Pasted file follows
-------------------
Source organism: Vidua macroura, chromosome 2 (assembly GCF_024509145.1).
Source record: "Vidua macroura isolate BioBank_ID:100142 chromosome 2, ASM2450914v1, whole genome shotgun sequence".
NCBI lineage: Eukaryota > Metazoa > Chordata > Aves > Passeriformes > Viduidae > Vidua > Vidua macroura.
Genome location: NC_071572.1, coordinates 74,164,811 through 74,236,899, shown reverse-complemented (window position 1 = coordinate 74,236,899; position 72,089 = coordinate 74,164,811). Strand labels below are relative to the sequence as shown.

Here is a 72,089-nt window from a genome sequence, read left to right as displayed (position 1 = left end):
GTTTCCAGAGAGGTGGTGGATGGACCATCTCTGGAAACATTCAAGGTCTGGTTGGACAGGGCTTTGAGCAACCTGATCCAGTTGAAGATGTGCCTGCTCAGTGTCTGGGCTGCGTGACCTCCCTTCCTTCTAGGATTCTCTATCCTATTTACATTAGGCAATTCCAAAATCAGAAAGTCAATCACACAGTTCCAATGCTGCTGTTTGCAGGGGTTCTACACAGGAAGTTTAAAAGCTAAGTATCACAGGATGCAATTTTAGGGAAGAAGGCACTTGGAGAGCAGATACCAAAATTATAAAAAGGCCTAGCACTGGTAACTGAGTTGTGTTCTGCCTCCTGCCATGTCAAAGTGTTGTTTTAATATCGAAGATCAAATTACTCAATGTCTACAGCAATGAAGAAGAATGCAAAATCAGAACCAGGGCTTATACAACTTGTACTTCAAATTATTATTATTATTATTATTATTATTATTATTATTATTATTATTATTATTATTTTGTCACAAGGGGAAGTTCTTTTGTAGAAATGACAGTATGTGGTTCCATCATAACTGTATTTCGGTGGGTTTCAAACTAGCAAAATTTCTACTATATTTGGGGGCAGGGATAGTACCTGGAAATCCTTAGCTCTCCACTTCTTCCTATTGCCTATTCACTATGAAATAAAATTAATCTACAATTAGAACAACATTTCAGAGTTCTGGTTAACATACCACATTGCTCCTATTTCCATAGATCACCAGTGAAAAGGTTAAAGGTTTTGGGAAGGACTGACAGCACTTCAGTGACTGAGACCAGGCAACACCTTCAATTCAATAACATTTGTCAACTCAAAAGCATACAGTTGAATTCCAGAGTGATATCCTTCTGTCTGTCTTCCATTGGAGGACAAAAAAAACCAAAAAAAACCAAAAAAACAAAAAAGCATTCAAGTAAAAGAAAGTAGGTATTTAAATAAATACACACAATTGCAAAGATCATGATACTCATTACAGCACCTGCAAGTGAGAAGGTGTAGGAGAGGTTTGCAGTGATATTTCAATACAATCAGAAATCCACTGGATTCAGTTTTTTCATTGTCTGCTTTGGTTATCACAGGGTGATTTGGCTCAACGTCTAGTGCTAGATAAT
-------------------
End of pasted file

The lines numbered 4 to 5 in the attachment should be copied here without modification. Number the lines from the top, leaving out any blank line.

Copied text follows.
Genome location: NC_071572.1, coordinates 74,164,811 through 74,236,899, shown reverse-complemented (window position 1 = coordinate 74,236,899; position 72,089 = coordinate 74,164,811). Strand labels below are relative to the sequence as shown.

Here is a 72,089-nt window from a genome sequence, read left to right as displayed (position 1 = left end):